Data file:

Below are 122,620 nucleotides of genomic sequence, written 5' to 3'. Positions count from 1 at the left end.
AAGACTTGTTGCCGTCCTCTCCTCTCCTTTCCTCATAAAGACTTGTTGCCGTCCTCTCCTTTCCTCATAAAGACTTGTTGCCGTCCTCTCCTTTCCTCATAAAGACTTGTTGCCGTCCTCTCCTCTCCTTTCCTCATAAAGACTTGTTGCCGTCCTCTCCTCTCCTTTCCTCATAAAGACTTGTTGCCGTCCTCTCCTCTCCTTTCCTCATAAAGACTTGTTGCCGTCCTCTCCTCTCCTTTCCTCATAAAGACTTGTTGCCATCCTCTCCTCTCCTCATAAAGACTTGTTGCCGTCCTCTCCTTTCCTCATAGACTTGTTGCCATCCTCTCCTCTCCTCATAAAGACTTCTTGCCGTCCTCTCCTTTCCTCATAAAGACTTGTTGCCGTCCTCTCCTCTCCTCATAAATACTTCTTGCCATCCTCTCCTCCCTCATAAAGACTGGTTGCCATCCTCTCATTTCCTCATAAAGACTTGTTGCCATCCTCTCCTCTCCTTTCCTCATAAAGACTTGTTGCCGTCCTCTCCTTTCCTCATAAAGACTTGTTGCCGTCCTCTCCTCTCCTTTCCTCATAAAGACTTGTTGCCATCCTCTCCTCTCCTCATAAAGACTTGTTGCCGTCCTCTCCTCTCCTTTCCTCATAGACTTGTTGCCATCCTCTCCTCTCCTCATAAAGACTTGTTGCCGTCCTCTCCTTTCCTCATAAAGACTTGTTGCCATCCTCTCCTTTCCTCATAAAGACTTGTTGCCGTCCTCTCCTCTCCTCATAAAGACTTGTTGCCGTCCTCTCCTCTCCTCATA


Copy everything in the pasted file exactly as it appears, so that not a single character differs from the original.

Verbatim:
Below are 122,620 nucleotides of genomic sequence, written 5' to 3'. Positions count from 1 at the left end.
AAGACTTGTTGCCGTCCTCTCCTCTCCTTTCCTCATAAAGACTTGTTGCCGTCCTCTCCTTTCCTCATAAAGACTTGTTGCCGTCCTCTCCTTTCCTCATAAAGACTTGTTGCCGTCCTCTCCTCTCCTTTCCTCATAAAGACTTGTTGCCGTCCTCTCCTCTCCTTTCCTCATAAAGACTTGTTGCCGTCCTCTCCTCTCCTTTCCTCATAAAGACTTGTTGCCGTCCTCTCCTCTCCTTTCCTCATAAAGACTTGTTGCCATCCTCTCCTCTCCTCATAAAGACTTGTTGCCGTCCTCTCCTTTCCTCATAGACTTGTTGCCATCCTCTCCTCTCCTCATAAAGACTTCTTGCCGTCCTCTCCTTTCCTCATAAAGACTTGTTGCCGTCCTCTCCTCTCCTCATAAATACTTCTTGCCATCCTCTCCTCCCTCATAAAGACTGGTTGCCATCCTCTCATTTCCTCATAAAGACTTGTTGCCATCCTCTCCTCTCCTTTCCTCATAAAGACTTGTTGCCGTCCTCTCCTTTCCTCATAAAGACTTGTTGCCGTCCTCTCCTCTCCTTTCCTCATAAAGACTTGTTGCCATCCTCTCCTCTCCTCATAAAGACTTGTTGCCGTCCTCTCCTCTCCTTTCCTCATAGACTTGTTGCCATCCTCTCCTCTCCTCATAAAGACTTGTTGCCGTCCTCTCCTTTCCTCATAAAGACTTGTTGCCATCCTCTCCTTTCCTCATAAAGACTTGTTGCCGTCCTCTCCTCTCCTCATAAAGACTTGTTGCCGTCCTCTCCTCTCCTCATA